Sunday, September 2, 2007

Religion: Gravity and Grace

On page 304 of the Notebooks, Simone Weil presents this other aspect of duality:

“God gives himself to Man under the aspect of power or under that of perfection: the choice is left to Man.
[Krishna’s army – is it not the Prince of This World?]”

Later on (p. 436), she writes:

Timaeus. God cuts in two the Soul of the World. This represents duality (in the Hindu sense). The Cross is this duality. In order to find the One, we have to exhaust duality, go to the very extreme of duality. This means crucifixion. We cannot arrive at this extreme without paying the price in full.”

Paying the price in full means personal crucifixion; the death of the guna-entangled Self. On page 502, she merges this Christian concept of the ultimate sacrifice with the message of the Bhagavad Gîtâ:

“God making evil pure – that is the idea behind the Gîtâ.”

It is also that which makes the Crucifixion a Necessity.

On page 388, Weil describes this mechanism:

“Creation is made up of the descending movement of gravity, the ascending movement of grace, and the descending movement of grace raised to the second power (is it this perhaps which lies beyond the gunas, and therefore sattva itself, in the Gîtâ?”

Thus, we see how Weil synthesizes Christian theology with the Platonism of the Timaeus and the religious philosophy of the Bhagavad Gîtâ.

In what I find to be the most beautiful of all passages in Gravity and Grace, the extraordinary compilation of Simone Weil’s writings, gleaned by her friend, Gustave Thibon, from manuscripts left in his possession after her death, Weil describes this “descending movement of grace raised to the second power”:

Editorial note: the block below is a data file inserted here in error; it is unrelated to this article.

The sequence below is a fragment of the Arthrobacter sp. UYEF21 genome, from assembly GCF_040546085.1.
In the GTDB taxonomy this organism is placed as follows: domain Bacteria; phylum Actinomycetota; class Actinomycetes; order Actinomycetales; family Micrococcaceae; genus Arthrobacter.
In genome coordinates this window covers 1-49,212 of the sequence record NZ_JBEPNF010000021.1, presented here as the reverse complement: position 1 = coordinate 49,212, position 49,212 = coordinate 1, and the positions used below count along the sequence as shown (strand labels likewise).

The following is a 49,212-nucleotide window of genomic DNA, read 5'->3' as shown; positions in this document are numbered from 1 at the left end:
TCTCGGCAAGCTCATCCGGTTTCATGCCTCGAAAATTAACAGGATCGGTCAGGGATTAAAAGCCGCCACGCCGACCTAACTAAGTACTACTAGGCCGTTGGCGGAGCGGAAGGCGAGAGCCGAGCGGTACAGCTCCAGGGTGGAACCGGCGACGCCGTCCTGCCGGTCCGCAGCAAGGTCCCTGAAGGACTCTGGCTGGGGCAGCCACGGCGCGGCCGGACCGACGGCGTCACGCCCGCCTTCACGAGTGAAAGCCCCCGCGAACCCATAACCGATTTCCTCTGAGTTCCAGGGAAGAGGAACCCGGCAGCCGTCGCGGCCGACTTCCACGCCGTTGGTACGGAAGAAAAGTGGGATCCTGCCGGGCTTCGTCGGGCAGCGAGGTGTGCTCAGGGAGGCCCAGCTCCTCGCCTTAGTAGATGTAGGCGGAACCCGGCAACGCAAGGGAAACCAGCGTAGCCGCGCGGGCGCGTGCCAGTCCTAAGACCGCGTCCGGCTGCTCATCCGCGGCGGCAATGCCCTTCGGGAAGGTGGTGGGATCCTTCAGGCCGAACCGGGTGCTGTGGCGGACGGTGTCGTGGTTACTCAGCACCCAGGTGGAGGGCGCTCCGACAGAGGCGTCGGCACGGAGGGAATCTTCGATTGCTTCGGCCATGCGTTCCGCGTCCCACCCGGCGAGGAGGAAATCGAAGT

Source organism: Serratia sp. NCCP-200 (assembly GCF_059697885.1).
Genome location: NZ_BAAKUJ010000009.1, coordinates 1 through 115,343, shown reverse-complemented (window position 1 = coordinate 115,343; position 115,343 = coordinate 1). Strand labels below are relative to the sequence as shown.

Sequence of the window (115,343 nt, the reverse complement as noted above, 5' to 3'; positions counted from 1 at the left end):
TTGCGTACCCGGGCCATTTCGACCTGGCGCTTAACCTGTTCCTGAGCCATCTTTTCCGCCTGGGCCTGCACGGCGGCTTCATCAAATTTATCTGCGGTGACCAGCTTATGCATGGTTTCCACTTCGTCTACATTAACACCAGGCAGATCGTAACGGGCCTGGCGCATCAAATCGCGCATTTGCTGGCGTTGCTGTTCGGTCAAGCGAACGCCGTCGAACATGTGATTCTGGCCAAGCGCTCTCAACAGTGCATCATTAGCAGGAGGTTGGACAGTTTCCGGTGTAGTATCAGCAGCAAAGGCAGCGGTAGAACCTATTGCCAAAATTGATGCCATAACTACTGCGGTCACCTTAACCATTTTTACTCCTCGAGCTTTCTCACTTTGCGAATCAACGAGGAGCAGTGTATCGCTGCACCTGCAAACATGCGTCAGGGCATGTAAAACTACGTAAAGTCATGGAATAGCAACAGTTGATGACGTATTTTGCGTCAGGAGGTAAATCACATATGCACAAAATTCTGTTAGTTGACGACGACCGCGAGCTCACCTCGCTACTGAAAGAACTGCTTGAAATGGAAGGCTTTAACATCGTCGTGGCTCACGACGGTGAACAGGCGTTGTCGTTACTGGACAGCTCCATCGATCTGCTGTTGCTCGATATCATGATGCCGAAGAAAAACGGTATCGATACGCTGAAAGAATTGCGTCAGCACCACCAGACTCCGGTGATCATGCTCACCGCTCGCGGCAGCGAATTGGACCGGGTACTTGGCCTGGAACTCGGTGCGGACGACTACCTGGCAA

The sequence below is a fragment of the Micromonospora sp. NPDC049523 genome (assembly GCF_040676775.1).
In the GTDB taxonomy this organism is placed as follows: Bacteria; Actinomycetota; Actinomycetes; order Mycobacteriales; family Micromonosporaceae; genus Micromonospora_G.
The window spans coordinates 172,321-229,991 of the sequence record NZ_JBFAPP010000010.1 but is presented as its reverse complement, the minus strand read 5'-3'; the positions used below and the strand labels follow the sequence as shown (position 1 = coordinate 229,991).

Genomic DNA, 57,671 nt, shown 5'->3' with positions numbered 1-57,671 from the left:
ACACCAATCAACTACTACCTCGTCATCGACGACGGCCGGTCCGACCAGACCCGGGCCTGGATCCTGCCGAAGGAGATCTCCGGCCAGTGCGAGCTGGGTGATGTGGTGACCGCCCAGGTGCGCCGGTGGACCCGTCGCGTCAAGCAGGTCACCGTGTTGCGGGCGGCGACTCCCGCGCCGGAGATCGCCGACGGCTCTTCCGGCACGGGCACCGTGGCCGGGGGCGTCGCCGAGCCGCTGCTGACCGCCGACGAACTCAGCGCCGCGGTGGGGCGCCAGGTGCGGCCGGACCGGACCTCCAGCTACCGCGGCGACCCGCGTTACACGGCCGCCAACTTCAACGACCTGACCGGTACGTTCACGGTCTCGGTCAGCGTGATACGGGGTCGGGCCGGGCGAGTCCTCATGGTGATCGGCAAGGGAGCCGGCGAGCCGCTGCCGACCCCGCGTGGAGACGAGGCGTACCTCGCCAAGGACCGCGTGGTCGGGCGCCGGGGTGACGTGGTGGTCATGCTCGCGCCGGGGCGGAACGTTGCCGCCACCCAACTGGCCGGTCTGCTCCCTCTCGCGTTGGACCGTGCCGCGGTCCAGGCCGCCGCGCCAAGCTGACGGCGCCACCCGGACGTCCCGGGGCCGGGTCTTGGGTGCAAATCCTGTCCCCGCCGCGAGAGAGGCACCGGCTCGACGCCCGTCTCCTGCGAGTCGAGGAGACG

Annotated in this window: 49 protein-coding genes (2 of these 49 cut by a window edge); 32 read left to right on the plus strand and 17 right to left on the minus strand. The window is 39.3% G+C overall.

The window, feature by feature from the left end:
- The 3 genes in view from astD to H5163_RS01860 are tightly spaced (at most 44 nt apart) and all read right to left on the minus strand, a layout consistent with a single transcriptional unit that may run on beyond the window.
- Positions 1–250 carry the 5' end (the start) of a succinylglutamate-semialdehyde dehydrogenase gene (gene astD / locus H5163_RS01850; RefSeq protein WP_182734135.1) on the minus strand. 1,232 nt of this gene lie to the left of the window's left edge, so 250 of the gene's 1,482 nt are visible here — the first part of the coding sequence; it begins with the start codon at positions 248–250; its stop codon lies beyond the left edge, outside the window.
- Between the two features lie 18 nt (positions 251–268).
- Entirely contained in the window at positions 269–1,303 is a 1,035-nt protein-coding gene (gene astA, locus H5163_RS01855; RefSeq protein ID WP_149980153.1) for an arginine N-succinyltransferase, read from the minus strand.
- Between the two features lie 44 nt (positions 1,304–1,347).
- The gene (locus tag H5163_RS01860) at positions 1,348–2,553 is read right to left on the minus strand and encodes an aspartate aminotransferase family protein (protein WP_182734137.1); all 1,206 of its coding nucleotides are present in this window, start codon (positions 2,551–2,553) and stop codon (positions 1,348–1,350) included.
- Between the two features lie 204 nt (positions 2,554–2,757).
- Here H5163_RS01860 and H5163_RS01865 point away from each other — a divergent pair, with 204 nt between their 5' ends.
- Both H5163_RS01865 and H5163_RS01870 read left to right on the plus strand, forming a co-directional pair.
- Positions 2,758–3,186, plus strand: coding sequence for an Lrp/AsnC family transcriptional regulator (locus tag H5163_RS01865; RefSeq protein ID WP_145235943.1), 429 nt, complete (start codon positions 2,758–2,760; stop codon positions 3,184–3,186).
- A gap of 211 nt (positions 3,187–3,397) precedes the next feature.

“God wears himself out through the infinite thickness of time and space in order to reach the soul and to captivate it. If it allows a pure and utter consent (though brief as a lightening flash) to be torn from it, then God conquers that soul. And when it has come entirely his he abandons it. He leaves it completely alone and it has in its turn, but gropingly, to cross the infinite thickness of time and space in search of him whom it loves. It is thus that the soul, starting from the opposite end, makes the same journey that God made towards it. And that is the cross.”

On the next page we have this:

“I have to be like God, but like God crucified.
Like God almighty in so far as he is bound by necessity.”

Paradox. Contradictories. Beyond sattva.